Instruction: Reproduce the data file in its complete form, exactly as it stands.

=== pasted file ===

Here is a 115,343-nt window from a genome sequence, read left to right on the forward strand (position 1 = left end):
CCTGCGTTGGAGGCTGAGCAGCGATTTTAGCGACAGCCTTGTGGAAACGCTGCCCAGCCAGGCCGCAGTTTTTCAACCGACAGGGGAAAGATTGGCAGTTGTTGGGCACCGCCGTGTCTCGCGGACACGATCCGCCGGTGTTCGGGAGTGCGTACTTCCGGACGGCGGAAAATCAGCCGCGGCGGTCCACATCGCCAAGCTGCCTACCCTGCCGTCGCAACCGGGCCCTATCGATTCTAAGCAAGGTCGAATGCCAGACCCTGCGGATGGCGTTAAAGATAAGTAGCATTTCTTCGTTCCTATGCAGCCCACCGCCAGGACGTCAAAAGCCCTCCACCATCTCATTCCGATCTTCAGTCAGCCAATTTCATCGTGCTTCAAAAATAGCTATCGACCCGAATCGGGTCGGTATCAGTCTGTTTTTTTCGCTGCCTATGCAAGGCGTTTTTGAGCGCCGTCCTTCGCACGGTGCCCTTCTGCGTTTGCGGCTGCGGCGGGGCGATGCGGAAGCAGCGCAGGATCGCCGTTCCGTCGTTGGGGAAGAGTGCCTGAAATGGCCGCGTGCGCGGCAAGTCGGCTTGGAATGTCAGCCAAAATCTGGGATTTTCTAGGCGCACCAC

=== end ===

Here is a 115,343-nt window from a genome sequence, read left to right on the forward strand (position 1 = left end):
CCTGCGTTGGAGGCTGAGCAGCGATTTTAGCGACAGCCTTGTGGAAACGCTGCCCAGCCAGGCCGCAGTTTTTCAACCGACAGGGGAAAGATTGGCAGTTGTTGGGCACCGCCGTGTCTCGCGGACACGATCCGCCGGTGTTCGGGAGTGCGTACTTCCGGACGGCGGAAAATCAGCCGCGGCGGTCCACATCGCCAAGCTGCCTACCCTGCCGTCGCAACCGGGCCCTATCGATTCTAAGCAAGGTCGAATGCCAGACCCTGCGGATGGCGTTAAAGATAAGTAGCATTTCTTCGTTCCTATGCAGCCCACCGCCAGGACGTCAAAAGCCCTCCACCATCTCATTCCGATCTTCAGTCAGCCAATTTCATCGTGCTTCAAAAATAGCTATCGACCCGAATCGGGTCGGTATCAGTCTGTTTTTTTCGCTGCCTATGCAAGGCGTTTTTGAGCGCCGTCCTTCGCACGGTGCCCTTCTGCGTTTGCGGCTGCGGCGGGGCGATGCGGAAGCAGCGCAGGATCGCCGTTCCGTCGTTGGGGAAGAGTGCCTGAAATGGCCGCGTGCGCGGCAAGTCGGCTTGGAATGTCAGCCAAAATCTGGGATTTTCTAGGCGCACCAC